There were 56 interrogatories proposed. The court ordered defendant to answer questions 1-16, 20-30, 50-56, and that portion of the order is not challenged by defendant. Since these proceedings were instituted, he has also stipulated that certain questions not ordered by the court to be answered will be answered. These are questions 36, 38, 45 and 46. Questions 1-16 relate to matters other than the transactions during the meeting in question. Questions 20-30 relate to the time, date, names, residences and professional addresses of the doctors present; also their specialities, if any. Questions 36, 38, 45 and 46 seek the names of lay persons present. Questions 50-56 seek information as to whether plaintiff herself was present and whether she gave a statement; if so, its whereabouts.

The questions to which defendant's objections were sustained, 17-19 and 31-49 (excepting those above noted), relate to the substance of the 'decision of this grievance committee,' what the several members thereof stated, what they recommended--including a possibly recommended settlement figure--how the vote stood on such recommendations, and whether the statements at the hearing were reported, taped or otherwise recorded.

As stated above the motion to quash was based upon two contentions: (1) that the subject matter was protected under the attorney-client privilege; (2) that it was non-discoverable under the 'work-product' rule.

In discussing the questions raised by these contentions some preliminary observations seem necessary. These relate to one public policy favoring discovery and one, sometimes two, countervailing public policies which restrict discovery. These opposing policies are usually at least a background accompaniment to a consideration of these discovery problems. The first is the public policy, a modern one, which prompted the Legislature to design the new discovery procedures of the Code of Civil Procedure in sections 2016-2034 based upon the Federal Rules (which were expanded). This policy is expounded with elaboration in California in the 'pilot' case of Greyhound Corporation v. Superior Court, 56 Cal.2d 355, 15 Cal.Rptr. 90, 364 P.2d 266 stating that the procedures were designed both to streamline and take the "game' element' out of trial preparation; to prevent surprise at trial; but without intent to destroy the general adversary nature of litigation. Greyhound on page 377 of 56 Cal.2d, on page 99 of 15 Cal.Rptr., on page 275 of 364 P.2d quotes from Professor Louisell, "* * * a law suit should be an intensive search for the truth, not a game to be determined in outcome by considerations of tactics and surprise. * * * [but there is] nothing in these rules at odds with the fundamentals of the common law method of adversary adjudication. There is nothing in these rules to suggest a retreat from the common law's hard-headed conception of litgation as adversary and competitive, and from its historic notion that a struggle--warfare, if you will--between vitally interested partisans, is most apt to expose the truth."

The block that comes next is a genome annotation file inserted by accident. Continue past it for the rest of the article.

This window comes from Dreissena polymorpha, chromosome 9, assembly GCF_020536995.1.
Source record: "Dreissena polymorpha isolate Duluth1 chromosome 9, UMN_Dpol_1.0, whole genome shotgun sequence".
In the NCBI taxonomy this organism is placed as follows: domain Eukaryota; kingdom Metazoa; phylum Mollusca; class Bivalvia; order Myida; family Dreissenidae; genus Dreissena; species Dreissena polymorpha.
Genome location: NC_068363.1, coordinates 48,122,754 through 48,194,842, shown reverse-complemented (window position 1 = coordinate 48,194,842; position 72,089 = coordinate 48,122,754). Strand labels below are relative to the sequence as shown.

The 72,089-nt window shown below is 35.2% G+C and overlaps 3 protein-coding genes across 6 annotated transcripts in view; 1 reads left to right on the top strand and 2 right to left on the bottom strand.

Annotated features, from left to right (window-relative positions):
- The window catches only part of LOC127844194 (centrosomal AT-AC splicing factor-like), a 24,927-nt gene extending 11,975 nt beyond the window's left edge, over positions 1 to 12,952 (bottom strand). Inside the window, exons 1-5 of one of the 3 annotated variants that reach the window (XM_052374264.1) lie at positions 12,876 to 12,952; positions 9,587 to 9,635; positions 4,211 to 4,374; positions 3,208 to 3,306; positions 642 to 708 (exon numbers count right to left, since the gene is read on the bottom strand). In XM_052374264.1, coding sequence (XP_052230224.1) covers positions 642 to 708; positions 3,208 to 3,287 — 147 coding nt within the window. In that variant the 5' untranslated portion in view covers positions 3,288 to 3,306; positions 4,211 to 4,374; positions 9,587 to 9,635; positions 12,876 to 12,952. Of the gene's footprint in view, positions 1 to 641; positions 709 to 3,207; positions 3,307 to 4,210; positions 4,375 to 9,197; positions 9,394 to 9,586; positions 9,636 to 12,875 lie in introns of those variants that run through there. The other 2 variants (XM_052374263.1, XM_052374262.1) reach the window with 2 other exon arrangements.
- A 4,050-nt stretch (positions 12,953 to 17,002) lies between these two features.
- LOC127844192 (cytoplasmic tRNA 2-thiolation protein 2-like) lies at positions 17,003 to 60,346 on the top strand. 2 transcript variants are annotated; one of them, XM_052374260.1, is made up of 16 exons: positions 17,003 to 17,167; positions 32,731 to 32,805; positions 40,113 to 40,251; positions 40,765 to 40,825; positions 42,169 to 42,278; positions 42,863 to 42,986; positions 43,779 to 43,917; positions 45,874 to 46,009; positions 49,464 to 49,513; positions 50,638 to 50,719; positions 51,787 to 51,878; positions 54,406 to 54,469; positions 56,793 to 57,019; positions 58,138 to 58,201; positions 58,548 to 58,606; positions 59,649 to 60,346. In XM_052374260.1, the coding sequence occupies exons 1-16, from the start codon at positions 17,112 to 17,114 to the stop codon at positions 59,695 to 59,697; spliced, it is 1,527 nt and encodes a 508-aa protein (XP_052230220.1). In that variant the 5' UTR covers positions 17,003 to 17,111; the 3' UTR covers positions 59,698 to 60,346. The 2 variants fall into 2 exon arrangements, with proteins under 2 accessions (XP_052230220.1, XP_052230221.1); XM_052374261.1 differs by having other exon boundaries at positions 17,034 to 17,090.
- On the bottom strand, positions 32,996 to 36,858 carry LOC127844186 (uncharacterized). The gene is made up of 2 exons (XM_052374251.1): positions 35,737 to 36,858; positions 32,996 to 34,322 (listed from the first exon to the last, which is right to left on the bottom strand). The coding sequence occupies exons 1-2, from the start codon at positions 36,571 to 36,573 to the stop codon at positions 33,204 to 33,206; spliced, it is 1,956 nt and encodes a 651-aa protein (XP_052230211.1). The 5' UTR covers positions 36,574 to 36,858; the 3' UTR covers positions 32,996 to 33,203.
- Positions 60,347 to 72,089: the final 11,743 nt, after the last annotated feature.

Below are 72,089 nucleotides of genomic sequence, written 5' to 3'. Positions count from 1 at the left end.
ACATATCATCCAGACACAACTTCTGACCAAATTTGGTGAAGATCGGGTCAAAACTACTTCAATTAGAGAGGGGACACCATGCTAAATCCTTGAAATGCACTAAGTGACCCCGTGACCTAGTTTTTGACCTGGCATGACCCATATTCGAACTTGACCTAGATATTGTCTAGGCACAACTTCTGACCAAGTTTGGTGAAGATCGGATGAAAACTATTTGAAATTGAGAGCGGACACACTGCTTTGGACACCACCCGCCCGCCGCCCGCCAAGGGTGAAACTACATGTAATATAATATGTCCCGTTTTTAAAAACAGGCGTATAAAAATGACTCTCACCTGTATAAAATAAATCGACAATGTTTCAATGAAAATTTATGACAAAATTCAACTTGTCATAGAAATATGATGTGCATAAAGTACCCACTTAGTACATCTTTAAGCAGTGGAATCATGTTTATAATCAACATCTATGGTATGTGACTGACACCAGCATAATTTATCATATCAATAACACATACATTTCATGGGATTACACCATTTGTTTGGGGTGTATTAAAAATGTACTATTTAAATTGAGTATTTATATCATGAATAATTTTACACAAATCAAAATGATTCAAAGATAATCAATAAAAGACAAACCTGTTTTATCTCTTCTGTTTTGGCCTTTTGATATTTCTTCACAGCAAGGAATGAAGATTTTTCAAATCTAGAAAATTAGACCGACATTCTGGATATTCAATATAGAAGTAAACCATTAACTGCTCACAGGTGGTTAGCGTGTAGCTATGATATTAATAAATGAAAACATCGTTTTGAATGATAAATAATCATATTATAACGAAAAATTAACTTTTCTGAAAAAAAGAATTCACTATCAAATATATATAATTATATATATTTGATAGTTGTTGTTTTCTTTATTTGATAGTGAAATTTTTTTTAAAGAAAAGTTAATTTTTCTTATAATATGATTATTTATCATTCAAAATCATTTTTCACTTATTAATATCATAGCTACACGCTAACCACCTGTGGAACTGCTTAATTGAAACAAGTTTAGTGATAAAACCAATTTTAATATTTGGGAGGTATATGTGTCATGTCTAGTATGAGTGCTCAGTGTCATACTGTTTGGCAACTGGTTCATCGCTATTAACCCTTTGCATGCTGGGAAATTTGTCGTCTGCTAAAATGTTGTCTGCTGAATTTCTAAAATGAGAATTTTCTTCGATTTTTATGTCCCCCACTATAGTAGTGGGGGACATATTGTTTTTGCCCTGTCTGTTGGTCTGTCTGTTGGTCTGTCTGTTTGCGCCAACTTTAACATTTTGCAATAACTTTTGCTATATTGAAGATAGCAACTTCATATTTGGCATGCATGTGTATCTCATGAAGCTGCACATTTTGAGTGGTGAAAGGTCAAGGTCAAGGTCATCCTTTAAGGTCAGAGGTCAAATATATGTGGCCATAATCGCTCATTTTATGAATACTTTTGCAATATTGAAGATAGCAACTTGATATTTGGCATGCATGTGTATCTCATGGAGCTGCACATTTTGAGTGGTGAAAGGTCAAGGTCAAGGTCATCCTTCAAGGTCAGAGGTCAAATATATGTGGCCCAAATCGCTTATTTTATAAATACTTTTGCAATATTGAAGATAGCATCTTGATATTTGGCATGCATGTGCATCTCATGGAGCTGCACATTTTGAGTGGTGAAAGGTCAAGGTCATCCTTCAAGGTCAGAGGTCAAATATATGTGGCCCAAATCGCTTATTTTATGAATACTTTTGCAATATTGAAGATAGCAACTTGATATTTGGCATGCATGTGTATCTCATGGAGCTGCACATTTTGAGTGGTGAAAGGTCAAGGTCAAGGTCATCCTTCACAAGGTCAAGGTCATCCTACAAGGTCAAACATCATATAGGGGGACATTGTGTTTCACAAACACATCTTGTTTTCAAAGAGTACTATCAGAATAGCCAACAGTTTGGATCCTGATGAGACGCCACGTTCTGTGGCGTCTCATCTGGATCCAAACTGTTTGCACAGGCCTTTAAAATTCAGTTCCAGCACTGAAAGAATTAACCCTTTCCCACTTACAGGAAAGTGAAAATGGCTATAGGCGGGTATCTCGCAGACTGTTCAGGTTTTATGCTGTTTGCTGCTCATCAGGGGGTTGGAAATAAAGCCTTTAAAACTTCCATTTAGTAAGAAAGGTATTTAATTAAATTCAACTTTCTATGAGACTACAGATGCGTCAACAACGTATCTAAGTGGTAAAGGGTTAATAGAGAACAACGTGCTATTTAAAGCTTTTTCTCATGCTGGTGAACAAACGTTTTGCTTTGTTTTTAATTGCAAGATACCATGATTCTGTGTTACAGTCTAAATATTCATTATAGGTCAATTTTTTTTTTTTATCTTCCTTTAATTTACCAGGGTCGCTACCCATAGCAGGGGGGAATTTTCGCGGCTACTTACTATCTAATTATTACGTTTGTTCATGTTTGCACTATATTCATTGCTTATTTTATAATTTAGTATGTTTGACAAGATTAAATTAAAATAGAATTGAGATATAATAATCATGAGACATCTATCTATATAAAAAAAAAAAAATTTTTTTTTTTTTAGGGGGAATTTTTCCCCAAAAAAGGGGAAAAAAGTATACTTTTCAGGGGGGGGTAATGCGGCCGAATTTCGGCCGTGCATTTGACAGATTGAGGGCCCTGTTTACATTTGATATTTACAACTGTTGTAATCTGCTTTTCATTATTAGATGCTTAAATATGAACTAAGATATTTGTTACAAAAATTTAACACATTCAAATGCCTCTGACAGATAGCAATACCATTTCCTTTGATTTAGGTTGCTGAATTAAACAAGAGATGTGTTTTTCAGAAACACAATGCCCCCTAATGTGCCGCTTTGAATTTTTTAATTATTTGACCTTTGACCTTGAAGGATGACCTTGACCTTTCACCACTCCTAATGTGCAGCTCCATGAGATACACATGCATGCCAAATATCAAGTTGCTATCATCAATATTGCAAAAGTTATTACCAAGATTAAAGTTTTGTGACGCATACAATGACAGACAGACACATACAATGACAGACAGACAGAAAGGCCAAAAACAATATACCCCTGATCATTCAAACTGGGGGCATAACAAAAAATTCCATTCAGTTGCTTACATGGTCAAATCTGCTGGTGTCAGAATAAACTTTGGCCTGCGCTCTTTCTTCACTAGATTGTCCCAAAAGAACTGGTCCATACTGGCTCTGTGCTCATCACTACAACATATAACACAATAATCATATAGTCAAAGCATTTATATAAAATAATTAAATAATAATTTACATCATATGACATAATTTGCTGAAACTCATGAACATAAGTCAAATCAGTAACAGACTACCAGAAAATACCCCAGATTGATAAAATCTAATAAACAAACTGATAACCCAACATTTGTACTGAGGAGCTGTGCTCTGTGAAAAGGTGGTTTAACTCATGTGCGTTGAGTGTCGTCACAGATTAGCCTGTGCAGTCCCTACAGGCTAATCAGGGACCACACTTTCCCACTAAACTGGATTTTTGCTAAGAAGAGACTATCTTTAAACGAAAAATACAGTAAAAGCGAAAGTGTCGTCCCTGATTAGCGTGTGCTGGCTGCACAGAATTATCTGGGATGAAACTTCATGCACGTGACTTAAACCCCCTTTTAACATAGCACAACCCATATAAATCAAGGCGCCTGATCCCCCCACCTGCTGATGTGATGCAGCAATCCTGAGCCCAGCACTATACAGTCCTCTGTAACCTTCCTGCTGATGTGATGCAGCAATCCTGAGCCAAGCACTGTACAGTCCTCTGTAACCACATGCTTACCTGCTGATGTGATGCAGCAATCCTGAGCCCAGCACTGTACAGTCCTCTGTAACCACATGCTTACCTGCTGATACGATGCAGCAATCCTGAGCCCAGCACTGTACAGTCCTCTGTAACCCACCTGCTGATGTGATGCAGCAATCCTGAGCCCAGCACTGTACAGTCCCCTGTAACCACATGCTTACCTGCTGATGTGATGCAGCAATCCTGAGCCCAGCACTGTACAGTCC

The second public policy is that which justifies the attorney-client privilege. It is described by Justice Traynor in City and County of San Francisco v. Superior Court, 37 Cal.2d 277, at page 235, 231 P.2d 26, at page 30. It is said to be a privilege founded upon a 'belief that the benefits derived therefrom justify the risk that unjust decisions may sometimes result from the suppression of relevant evidence.'

And the court states (on page 235 of 37 Cal.2d, on page...